Anti-LGBTQ graffiti inspired these Londoners to fight chalk with chalk

Members of London’s LGBTQ community have started an initiative to fight back against anti-LGBTQ graffiti that’s appeared on multiple city properties in recent months.

They’re encouraging people to fill sidewalks with tolerant, positive messages, written in chalk, as part of a new movement they call Chalk the Walk.

“We’re hoping to enter this summer, and Pride month, with a renewed sense of community. To find a way to take back these negative actions and turn them into supportive ones,” said Perri Prince, a transgender Londoner.

In recent months, Prince and others have reported a rash of anti-LGBTQ messages written on bridges, sidewalks, and other city property in chalk. The London Public Library reported hateful messages appearing outside two of its branches in March.

Chalk art like this is what Prince and Brocksom encourage Londoners to produce.
Chalk art like this is what Prince and Brocksom encourage Londoners to produce. (Perri Prince)

London police said on Tuesday that investigations into the graffiti are ongoing.

The London Police Service also published a report in the same week showing the LGBTQ community is the primary target for hate crimes in the city, especially during Pride month, accounting for more than a quarter of all reported hate crimes in the city in 2023.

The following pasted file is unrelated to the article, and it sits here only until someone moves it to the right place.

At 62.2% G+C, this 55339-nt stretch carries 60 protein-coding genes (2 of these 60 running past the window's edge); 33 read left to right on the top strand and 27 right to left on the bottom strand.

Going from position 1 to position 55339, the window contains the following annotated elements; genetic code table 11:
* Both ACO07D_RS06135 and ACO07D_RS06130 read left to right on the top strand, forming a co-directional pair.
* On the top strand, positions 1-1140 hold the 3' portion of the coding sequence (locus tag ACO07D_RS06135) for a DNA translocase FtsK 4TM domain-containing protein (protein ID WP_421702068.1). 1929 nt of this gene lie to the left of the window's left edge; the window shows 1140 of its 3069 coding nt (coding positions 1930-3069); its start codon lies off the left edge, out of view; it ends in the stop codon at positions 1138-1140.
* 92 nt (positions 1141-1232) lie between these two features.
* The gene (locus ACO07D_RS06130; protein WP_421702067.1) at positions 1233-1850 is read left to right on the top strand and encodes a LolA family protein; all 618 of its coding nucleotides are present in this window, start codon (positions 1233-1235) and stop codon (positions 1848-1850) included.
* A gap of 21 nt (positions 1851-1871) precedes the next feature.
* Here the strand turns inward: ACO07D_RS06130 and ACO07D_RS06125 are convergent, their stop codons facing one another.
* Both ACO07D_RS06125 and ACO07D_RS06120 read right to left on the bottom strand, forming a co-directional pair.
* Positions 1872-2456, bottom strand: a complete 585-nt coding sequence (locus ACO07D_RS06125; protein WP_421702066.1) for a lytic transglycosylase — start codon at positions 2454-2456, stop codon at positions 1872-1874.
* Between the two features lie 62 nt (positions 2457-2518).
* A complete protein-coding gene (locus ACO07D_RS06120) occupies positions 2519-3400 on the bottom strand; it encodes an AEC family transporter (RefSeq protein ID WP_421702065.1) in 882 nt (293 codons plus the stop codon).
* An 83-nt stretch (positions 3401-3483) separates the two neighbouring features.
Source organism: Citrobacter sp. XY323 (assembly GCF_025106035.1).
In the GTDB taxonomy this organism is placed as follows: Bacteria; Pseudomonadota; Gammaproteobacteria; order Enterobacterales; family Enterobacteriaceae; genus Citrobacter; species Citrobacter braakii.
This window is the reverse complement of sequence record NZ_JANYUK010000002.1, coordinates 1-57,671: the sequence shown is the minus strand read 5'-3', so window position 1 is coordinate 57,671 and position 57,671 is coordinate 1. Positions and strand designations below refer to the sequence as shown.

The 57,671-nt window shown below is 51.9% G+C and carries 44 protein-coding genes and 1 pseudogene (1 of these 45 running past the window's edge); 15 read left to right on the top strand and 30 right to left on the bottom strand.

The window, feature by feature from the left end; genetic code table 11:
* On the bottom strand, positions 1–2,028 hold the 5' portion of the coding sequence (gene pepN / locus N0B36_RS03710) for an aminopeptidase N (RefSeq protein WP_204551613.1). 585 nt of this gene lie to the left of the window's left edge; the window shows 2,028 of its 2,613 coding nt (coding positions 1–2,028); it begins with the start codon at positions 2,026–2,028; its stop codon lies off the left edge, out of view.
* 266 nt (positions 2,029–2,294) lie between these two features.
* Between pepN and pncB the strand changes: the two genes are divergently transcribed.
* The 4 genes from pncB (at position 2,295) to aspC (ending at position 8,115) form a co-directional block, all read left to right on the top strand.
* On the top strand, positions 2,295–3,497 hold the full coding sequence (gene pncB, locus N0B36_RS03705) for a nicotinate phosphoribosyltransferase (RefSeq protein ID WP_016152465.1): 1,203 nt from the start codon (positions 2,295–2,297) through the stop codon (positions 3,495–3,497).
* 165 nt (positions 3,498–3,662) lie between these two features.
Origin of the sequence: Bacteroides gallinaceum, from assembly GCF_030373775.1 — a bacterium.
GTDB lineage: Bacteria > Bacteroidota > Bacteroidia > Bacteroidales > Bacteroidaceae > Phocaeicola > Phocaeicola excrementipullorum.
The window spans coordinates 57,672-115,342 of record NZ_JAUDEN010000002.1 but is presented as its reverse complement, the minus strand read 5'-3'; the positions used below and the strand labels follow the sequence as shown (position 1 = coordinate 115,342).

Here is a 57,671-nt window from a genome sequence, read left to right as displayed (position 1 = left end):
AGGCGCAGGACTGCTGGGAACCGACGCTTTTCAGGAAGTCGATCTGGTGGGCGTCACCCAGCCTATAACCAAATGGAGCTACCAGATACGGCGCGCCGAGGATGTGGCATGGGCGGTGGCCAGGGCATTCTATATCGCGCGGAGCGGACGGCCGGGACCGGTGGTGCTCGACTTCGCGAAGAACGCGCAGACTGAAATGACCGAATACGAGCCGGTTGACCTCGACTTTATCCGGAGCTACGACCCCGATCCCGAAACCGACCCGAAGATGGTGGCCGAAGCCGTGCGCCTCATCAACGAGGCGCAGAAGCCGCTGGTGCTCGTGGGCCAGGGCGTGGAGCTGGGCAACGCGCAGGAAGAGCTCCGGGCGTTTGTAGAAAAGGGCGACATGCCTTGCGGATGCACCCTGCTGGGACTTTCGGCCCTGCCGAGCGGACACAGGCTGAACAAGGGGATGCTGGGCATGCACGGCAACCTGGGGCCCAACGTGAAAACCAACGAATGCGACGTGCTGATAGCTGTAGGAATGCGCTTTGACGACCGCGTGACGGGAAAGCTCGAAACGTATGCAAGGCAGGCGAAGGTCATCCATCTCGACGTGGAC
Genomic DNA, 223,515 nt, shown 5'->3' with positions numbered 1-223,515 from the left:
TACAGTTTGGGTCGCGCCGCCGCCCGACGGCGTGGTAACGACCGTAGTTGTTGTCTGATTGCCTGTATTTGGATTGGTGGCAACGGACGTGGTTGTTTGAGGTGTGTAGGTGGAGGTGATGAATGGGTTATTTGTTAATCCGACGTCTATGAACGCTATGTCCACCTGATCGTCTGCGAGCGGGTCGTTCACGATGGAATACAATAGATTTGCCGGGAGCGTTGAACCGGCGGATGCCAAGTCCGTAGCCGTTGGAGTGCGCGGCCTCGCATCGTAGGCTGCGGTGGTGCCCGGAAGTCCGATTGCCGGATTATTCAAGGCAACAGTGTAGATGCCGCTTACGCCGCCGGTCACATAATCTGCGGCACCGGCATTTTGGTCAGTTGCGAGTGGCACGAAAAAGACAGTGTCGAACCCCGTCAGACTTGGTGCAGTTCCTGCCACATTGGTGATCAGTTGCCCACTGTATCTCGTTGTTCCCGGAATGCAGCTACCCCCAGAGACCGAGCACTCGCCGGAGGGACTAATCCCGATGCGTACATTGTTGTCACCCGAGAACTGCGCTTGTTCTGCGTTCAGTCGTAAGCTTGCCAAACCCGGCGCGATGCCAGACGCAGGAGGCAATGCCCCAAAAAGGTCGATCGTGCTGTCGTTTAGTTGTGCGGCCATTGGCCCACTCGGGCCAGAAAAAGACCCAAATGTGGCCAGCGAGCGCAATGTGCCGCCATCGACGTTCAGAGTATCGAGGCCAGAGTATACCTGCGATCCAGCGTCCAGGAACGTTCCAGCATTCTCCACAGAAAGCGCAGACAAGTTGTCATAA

Prince said they witnessed an individual writing anti-LGBTQ messages on Dundas Street in mid-April, an act that left them feeling hurt.

“I was watching someone draw on the sidewalk, thinking it would probably be a joke or a piece of art, and it turned out be an attempt to attack who I am as a human being.”

Others agree that seeing negative graffiti, despite it washing away with the rain, is difficult. It’s one of the reasons Stevie Brocksom, an LGBTQ activist and parent, is happy to take part in Chalk the Walk. 

Perri Prince said they've seen hateful chalk messages being written firsthand. It's what inspired them to start the Chalk the Walk movement.
Perri Prince said they’ve seen hateful chalk messages being written firsthand. It’s what inspired them to start the Chalk the Walk movement. (Alessio Donnini/CBC News)

“We chalked the entire corner of Victoria Park with positive messages,” Brocksom said, recalling the first time chalk was used at a vigil in London in March when people gathered to show support for a non-binary person stabbed in the United States. 

“Since then, I’ve taken my chalk pretty much everywhere I go.”

Brocksom is inviting others to create positive messages with chalk to mark the Rainbow Week of Action, including at a rally planned for Friday at London’s city hall.

“Yes, we’re there in defiance and in resistance to all the hate sweeping across Canada,” Brocksom said. “But we’re also there to celebrate each other. To remind each other that love is going to win.”

Both Prince and Brocksom say they hope their chalk movement will continue on into the summer.

“I would just really encourage people to keep some chalk in their back pocket or in their car,” said Brocksom. “Any time they see any of that hateful messaging, either wash it away or draw something new.”

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